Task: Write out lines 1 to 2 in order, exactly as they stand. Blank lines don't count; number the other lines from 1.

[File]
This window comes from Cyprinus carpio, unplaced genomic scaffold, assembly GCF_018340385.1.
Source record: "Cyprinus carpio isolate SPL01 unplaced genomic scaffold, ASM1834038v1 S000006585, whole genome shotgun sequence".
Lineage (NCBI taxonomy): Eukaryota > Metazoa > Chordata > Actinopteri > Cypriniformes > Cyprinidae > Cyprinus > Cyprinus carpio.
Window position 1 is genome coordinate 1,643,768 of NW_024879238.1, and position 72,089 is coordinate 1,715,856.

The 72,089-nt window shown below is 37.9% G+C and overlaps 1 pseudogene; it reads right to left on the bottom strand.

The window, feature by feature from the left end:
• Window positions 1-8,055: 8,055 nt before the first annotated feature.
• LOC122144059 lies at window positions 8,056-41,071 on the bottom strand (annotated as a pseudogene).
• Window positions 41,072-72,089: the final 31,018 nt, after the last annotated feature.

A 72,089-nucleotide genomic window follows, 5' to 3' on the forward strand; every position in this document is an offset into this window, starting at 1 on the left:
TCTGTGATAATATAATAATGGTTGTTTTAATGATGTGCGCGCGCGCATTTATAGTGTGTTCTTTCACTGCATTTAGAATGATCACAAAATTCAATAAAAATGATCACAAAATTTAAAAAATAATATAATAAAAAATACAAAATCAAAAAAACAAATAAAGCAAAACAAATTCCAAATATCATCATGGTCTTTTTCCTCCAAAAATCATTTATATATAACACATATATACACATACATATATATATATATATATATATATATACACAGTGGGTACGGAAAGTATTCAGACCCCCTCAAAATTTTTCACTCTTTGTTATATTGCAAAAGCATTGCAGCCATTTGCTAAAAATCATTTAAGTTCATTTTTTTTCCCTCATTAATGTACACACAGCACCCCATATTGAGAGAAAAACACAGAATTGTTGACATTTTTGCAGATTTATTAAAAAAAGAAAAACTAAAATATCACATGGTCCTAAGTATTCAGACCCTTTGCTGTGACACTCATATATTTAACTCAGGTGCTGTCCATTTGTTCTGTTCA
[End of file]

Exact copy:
This window comes from Cyprinus carpio, unplaced genomic scaffold, assembly GCF_018340385.1.
Source record: "Cyprinus carpio isolate SPL01 unplaced genomic scaffold, ASM1834038v1 S000006585, whole genome shotgun sequence".